The distinction is clear, the child proof element is usually based on safety, we can’t have the little dears getting into any of the numerous cleaning fluid containers or perhaps turpentine bottles can we? Still, it’s not a good idea to have the littlies, or anybody else for that matter, getting in to other products to either consume the contents or impregnate them with some evil chemical.
With this in mind I recently set about an inspection of tamper evident packaging at my local supermarket and hardware store. It’s true the aged and infirmed (I include myself in there somewhere) have a terrible time trying to open pharmaceutical packaging but if they were easy to open then they would be "easy to open" if you follow my drift.
Clearly there is a conflict in that the safety issues involved with child proof openings, can be argued as more important than the inconvenience to those in the community who, for one reason or another, just can’t open some packaging. This is a never-ending debate and one which this grumpy old carton designer is happy to leave to my industry peers.
So turning back to the simple question of why can’t I open this packaging? I found it easy to come across a few culprits to test my patience.
The first was the common 1.5 litre PET drinks container. My manhood has been tested on numerous occasions with my "just" managing to open the bottle for my wife in the nick of time before the mandatory "told you it was tight" comment. Of course if those screw caps weren’t tightened all the way then one can imagine the endless number of de-carbonated drinks cluttering up our fridges that Â‘canÂ’tÂ’ be consumed by thirsty children. Not to mention the three-quarter full bottles on the supermarket shelves’. good job they’re child proof, whoops I mean tamper evident.
Though not wishing to single out any particular kinds of packaging, there are some which just Â‘stand outÂ’ from the others. Blister packs are probably the biggest examples of these, (I can almost hear the nods of agreement). The ability for the purchaser to view the complete product sometimes seems to override every other facet of good packaging. What’s wrong with a good old-fashioned illustration or photo of the product printed onto an old-fashioned cardboard box?
For example, is it really necessary to view the underside of a product like a door handle when choosing to purchase, then having to viciously attack the sealed blister pack with a knife to open it when one gets it home? Is it "what the consumer wants" or is it really just about product placement at point of sale?
Clearly there are places for all the ingenious tamper evident packaging designs that have been devised over the centuries. Try telling an ancient Egyptian that anybody could get in to his tamper proof tomb.
I think the problem is we seem to lack variations of these designs to cater for different market needs, the young, the frail and the old. Perhaps the packaging selection process embarked on by product manufacturers should be more influenced by the many and varied options available to them. As well as product visibility, how about product protection, ease of handling, information and communication, shelf placement, competitors packaging, and of course not to mention’ cost.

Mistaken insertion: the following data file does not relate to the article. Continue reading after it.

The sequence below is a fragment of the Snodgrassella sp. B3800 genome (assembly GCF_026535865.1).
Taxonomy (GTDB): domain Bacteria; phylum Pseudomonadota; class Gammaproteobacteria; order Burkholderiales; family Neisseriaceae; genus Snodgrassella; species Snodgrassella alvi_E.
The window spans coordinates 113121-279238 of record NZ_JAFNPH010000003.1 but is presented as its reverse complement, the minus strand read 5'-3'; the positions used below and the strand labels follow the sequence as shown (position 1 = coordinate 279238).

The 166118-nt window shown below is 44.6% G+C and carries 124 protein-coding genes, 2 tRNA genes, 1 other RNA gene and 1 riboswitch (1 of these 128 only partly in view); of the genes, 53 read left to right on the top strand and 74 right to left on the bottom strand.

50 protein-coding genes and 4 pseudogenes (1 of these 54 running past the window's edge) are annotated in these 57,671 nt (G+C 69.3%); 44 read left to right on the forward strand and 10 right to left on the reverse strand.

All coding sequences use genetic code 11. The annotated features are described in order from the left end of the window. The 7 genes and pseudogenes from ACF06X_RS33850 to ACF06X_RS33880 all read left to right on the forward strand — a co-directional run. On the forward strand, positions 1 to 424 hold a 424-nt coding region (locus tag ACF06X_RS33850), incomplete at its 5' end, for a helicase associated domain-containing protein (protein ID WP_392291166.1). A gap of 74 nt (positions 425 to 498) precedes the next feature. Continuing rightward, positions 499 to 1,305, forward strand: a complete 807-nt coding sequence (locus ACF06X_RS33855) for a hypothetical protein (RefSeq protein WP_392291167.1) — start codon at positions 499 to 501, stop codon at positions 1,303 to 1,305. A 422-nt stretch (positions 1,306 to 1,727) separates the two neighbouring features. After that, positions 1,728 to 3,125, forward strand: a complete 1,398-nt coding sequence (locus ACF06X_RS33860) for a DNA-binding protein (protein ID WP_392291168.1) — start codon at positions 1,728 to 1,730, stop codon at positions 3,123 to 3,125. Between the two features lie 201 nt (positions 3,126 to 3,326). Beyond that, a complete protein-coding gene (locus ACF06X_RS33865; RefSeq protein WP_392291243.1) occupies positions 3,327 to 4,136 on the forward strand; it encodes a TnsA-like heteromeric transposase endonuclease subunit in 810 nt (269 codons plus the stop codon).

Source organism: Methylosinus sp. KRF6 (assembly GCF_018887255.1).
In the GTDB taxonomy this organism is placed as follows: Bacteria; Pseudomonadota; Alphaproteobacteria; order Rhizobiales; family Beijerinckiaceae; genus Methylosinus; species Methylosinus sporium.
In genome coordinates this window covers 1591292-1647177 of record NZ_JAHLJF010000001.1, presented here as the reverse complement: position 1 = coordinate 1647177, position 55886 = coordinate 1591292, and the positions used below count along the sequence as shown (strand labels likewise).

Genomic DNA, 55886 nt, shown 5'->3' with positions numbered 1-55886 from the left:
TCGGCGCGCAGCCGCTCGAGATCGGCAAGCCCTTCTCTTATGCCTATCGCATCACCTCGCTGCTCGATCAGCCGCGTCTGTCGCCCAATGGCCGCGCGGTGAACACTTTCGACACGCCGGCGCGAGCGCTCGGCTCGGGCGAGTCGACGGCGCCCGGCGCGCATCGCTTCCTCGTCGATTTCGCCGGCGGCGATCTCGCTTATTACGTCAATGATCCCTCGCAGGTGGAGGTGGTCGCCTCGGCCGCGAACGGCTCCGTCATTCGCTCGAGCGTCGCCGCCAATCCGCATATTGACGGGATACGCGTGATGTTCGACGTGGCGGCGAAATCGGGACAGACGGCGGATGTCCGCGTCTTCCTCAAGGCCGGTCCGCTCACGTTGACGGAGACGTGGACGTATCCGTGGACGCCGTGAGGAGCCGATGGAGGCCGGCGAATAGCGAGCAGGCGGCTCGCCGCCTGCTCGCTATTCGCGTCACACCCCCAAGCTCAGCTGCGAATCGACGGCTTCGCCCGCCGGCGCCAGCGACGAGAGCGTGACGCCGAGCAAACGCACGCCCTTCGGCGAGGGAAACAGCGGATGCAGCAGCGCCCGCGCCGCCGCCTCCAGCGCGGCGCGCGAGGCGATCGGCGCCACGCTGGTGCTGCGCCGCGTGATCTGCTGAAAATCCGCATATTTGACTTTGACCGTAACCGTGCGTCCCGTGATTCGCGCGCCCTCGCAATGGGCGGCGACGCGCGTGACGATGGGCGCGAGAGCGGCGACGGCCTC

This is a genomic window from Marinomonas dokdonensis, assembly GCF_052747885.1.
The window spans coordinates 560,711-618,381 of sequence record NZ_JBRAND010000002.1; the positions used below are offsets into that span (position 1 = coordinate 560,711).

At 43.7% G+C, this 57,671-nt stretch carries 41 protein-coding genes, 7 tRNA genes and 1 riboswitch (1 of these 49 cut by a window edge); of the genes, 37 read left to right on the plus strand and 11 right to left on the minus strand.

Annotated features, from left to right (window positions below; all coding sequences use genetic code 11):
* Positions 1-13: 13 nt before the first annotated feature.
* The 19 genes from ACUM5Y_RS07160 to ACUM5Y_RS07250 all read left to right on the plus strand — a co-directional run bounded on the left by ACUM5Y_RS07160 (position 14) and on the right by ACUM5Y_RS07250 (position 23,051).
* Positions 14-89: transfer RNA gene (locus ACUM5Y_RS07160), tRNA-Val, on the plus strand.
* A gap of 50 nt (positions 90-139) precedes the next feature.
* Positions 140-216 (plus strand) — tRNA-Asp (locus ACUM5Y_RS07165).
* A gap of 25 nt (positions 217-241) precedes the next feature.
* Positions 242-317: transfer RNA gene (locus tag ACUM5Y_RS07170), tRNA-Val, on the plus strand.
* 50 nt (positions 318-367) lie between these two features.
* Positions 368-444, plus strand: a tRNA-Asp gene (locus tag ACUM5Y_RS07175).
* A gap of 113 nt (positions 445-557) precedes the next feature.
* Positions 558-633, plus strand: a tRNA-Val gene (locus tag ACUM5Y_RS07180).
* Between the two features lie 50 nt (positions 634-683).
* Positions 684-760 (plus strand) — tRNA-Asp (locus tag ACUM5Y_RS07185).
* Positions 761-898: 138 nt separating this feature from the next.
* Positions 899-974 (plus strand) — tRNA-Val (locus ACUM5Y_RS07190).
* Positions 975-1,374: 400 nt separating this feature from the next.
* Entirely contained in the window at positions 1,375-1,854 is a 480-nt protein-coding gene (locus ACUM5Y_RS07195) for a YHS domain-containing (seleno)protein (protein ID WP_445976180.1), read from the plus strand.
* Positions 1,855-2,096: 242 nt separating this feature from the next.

The cardboard carton industry is of course not immune from making life a little more frustrating to the consumer than need be with sometimes ineffective packaging. I hate to think how many times I’ve pulled the tear strip opening on the top of a carton to watch it veer off line and quickly separate the cardboard from the printed paper’ out with that knife again.
A classic mistake repeated over and over again is when a change in cardboard stock is made. This usually happens because of availability or cost and little or no testing as to the tearability of the board is undertaken until the job is on the press. This also means the carton hasn’t been tested at the point of product filling or through transport conditions’ hardly surprising that by the time it gets to the consumer it frequently fails.
The tamper evident sealing of outer flaps on cartons by sometimes excessive amounts of adhesive can cause many problems in opening. If the perforations or tear strips or other so-called easy-opening features fail then the already disgruntled public, quite rightly, blame the packaging manufacturers, but they don’t forget, and the next time they come to purchase that product they may well choose a different brand.
A classic old-fashioned tamper evident feature for cartons that does seem to work is the humble label. A simple alternative, a label can usually be applied to the carton after closure. This can still hold the pack firmly closed and yet it is obviously broken if tampered with, best of all itÂ’s easy to open.
Personally I have a pet hate for some tamper evident closures mainly because they are not in fact tamper evident as claimed. Where an opening seal is visibly covered over by another feature, like a lid or a flip top, the lid can be opened, the under seal easily broken, the product tampered with, and then the pack re-closed to disguise the crime. What’s the point of this? Perhaps the marketing people insisted on the feel or visual effect of the outer lid or flip top? I don’t know. I do know that it’s not tamper evident, itÂ’s probably very expensive and it’s out of touch with today’s consumers expectations for safe, cost effective, and of course easy to open packaging or am I just getting grumpy in my old age?